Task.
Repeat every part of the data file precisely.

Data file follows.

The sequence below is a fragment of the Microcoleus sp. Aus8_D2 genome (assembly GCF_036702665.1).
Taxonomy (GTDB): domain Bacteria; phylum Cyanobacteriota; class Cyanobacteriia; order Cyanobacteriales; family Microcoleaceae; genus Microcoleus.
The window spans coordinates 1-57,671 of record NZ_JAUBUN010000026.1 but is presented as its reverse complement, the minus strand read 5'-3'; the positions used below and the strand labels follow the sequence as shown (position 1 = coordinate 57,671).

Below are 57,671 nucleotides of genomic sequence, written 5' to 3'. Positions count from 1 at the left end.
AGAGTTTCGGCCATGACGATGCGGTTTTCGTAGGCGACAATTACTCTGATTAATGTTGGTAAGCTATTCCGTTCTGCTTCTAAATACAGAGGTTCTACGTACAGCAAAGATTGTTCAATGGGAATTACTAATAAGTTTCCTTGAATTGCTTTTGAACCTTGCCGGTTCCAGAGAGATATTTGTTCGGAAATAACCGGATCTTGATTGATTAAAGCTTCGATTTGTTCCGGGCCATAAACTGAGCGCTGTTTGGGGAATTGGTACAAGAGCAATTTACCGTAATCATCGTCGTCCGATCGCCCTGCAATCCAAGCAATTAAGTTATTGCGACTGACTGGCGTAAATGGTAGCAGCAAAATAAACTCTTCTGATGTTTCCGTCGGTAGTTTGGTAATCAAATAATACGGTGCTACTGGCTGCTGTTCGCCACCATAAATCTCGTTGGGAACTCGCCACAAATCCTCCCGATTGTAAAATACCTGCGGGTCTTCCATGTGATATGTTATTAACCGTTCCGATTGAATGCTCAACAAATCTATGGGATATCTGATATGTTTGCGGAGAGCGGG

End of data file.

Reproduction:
The sequence below is a fragment of the Microcoleus sp. Aus8_D2 genome (assembly GCF_036702665.1).
Taxonomy (GTDB): domain Bacteria; phylum Cyanobacteriota; class Cyanobacteriia; order Cyanobacteriales; family Microcoleaceae; genus Microcoleus.
The window spans coordinates 1-57,671 of record NZ_JAUBUN010000026.1 but is presented as its reverse complement, the minus strand read 5'-3'; the positions used below and the strand labels follow the sequence as shown (position 1 = coordinate 57,671).

Below are 57,671 nucleotides of genomic sequence, written 5' to 3'. Positions count from 1 at the left end.
AGAGTTTCGGCCATGACGATGCGGTTTTCGTAGGCGACAATTACTCTGATTAATGTTGGTAAGCTATTCCGTTCTGCTTCTAAATACAGAGGTTCTACGTACAGCAAAGATTGTTCAATGGGAATTACTAATAAGTTTCCTTGAATTGCTTTTGAACCTTGCCGGTTCCAGAGAGATATTTGTTCGGAAATAACCGGATCTTGATTGATTAAAGCTTCGATTTGTTCCGGGCCATAAACTGAGCGCTGTTTGGGGAATTGGTACAAGAGCAATTTACCGTAATCATCGTCGTCCGATCGCCCTGCAATCCAAGCAATTAAGTTATTGCGACTGACTGGCGTAAATGGTAGCAGCAAAATAAACTCTTCTGATGTTTCCGTCGGTAGTTTGGTAATCAAATAATACGGTGCTACTGGCTGCTGTTCGCCACCATAAATCTCGTTGGGAACTCGCCACAAATCCTCCCGATTGTAAAATACCTGCGGGTCTTCCATGTGATATGTTATTAACCGTTCCGATTGAATGCTCAACAAATCTATGGGATATCTGATATGTTTGCGGAGAGCGGG